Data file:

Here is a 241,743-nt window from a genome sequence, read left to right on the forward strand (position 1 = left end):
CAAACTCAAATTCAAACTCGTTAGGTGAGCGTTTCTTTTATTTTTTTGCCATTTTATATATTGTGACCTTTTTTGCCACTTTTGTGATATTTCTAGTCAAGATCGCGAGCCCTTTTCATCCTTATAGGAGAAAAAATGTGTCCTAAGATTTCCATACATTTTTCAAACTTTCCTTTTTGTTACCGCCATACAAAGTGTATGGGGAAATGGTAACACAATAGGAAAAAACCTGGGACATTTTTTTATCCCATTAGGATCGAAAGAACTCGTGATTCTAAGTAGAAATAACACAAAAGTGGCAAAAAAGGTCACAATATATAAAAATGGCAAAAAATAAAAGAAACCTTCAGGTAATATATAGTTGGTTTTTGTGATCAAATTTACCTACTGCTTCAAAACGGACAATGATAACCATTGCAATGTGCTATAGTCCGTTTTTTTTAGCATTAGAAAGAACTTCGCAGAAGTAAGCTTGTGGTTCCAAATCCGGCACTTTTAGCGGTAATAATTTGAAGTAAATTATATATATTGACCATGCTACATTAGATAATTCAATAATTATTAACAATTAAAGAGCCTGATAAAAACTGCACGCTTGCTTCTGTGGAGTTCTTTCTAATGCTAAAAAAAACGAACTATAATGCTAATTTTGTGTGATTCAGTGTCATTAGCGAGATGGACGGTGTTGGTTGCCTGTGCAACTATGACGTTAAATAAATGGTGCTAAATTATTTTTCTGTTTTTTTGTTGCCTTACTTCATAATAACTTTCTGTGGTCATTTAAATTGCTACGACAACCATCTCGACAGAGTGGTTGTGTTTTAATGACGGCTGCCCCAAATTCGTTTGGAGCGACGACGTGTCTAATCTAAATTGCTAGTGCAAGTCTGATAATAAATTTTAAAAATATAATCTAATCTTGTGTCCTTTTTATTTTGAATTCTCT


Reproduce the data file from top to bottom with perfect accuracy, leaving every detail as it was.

Here is a 241,743-nt window from a genome sequence, read left to right on the forward strand (position 1 = left end):
CAAACTCAAATTCAAACTCGTTAGGTGAGCGTTTCTTTTATTTTTTTGCCATTTTATATATTGTGACCTTTTTTGCCACTTTTGTGATATTTCTAGTCAAGATCGCGAGCCCTTTTCATCCTTATAGGAGAAAAAATGTGTCCTAAGATTTCCATACATTTTTCAAACTTTCCTTTTTGTTACCGCCATACAAAGTGTATGGGGAAATGGTAACACAATAGGAAAAAACCTGGGACATTTTTTTATCCCATTAGGATCGAAAGAACTCGTGATTCTAAGTAGAAATAACACAAAAGTGGCAAAAAAGGTCACAATATATAAAAATGGCAAAAAATAAAAGAAACCTTCAGGTAATATATAGTTGGTTTTTGTGATCAAATTTACCTACTGCTTCAAAACGGACAATGATAACCATTGCAATGTGCTATAGTCCGTTTTTTTTAGCATTAGAAAGAACTTCGCAGAAGTAAGCTTGTGGTTCCAAATCCGGCACTTTTAGCGGTAATAATTTGAAGTAAATTATATATATTGACCATGCTACATTAGATAATTCAATAATTATTAACAATTAAAGAGCCTGATAAAAACTGCACGCTTGCTTCTGTGGAGTTCTTTCTAATGCTAAAAAAAACGAACTATAATGCTAATTTTGTGTGATTCAGTGTCATTAGCGAGATGGACGGTGTTGGTTGCCTGTGCAACTATGACGTTAAATAAATGGTGCTAAATTATTTTTCTGTTTTTTTGTTGCCTTACTTCATAATAACTTTCTGTGGTCATTTAAATTGCTACGACAACCATCTCGACAGAGTGGTTGTGTTTTAATGACGGCTGCCCCAAATTCGTTTGGAGCGACGACGTGTCTAATCTAAATTGCTAGTGCAAGTCTGATAATAAATTTTAAAAATATAATCTAATCTTGTGTCCTTTTTATTTTGAATTCTCT